The story in the single player tournament is pretty basic. You want to become the DRAGON WARRIOR, this is the title given to the person with the most powerful beast, so you buy a giant dragon man thing from a mad scientist and go at it. The most important thing about this story is the term “bovice.” It’s a typo, they meant to call you a novice, but it’s the most fun thing in the game. The game refers to each contestant as a Ruler, though each in fact is just another person who grew a huge monster in a vat. The opposing humans that control each beast were designed by someone the game credits only as “Sandman.” Despite the pseudonym, they look no different from what you’d see in a typical Japanese adventure game of the time like Exile. So they had a different person do character portraits that clash greatly with the rest of the game’s style.
The one notable thing about this game is its setting and creature designs. They were done by model maker/character designer Yasushi Nirasawa, famous for creating many of the beasts in the Kamen Rider franchise. Beast Wrestler was one of his few video game works, though much more importantly he designed many of the new demons in Atlus’ Shin Megami Tensei IV (2013). This is actually pretty fascinating as you can look at models he made for his Creature Core column in “Hobby Japan” in the late eighties and see the clear resemblance to his designs for both Beast Wrestler and in Shin Megami Tensei IV. Sadly, Riot had difficulty really translating the detailed skeletal anatomy of his designs into the game’s graphics, which are generally indistinct and uninteresting in motion. Though the various forms you can take throughout the one player tournament are at least clearly his work. Of all the wasted potential that is Beast Wrestler the monster designs are the one thing that, due to Yasushi Nirasawa’s talents, almost succeeds in spite of the game. The game’s awesome cover is also his work.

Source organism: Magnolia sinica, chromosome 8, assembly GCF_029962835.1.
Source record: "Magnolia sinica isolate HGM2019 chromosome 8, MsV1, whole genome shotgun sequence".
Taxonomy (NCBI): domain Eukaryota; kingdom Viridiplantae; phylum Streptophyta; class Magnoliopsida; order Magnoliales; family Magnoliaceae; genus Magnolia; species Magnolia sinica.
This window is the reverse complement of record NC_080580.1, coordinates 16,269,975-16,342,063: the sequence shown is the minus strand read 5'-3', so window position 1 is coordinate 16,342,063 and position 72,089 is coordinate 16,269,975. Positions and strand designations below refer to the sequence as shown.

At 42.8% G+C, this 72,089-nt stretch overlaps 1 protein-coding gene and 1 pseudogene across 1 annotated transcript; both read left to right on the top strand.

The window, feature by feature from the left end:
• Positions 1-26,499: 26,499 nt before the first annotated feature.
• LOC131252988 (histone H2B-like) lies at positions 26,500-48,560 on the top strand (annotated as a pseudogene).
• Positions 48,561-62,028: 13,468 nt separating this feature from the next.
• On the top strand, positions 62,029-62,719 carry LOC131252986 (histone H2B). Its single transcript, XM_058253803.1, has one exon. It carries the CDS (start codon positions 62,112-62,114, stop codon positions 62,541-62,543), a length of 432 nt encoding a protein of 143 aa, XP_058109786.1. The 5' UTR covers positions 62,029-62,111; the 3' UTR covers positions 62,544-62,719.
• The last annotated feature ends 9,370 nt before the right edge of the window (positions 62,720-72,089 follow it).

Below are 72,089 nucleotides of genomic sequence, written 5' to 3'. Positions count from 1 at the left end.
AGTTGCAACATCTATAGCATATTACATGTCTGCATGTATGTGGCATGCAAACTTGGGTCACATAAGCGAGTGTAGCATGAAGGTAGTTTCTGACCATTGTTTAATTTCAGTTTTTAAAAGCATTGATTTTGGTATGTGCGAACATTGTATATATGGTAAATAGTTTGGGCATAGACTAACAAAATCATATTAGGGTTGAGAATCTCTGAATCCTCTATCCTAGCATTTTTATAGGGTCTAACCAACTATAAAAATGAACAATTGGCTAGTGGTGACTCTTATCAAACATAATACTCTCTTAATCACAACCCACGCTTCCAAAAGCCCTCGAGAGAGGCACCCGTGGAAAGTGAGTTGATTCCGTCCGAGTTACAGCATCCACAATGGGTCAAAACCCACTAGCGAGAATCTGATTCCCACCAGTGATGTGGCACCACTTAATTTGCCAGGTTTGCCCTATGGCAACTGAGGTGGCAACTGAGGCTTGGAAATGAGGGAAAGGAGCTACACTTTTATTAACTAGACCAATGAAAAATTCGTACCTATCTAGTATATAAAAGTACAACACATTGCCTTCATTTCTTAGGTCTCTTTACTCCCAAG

The game takes place in 2020, but most of the beasts are more fantastical in appearance (a few like Ploguraz and Micara are clearly inspired by Assyrian and Persian mythology). The arena the beasts fight in is also fully medieval themed, but with a poorly executed futuristic city scape in the background. If more work was put into this it would make for a unique setting, but every aspect of the game’s visuals are half-baked. To show off the massive size of the beasts, the spectators are a mass of undetailed pixels in the distance, though the ring perspective and layout makes their actual size vague. The game lists them at an average height of eight meters but the perspective makes them look almost double that size. It might seem harsh harping about the background, but it actually isn’t because guess what: It’s the ONLY BACKGROUND IN THE GAME.
Beast Wrestler‘s music is mostly a joke. It’s puzzling how you can get a model maker/sculptor to design some really out there monsters, come up with the even more out there setting that mixes European medieval trappings with five stories tall genetically engineered cybernetic monsters, and have that inspire in one of the Sega Genesis’ least impressive soundtracks. The menu select song is particularly “impressive.” Sound design was handled by Takaharu Umezu and Shinobu Ogawa. They are responsible for several of Telenet’s other mediocre soundtracks, so this isn’t surprising. And yet, here we are, decades later, everyone gets a kick out of seeing how horrible this game is. It lives on because its premise is great and they did at least have some serious talent on hand in the monster design department. It’s a game that should have been amazing, if only anyone other than Riot had developed it.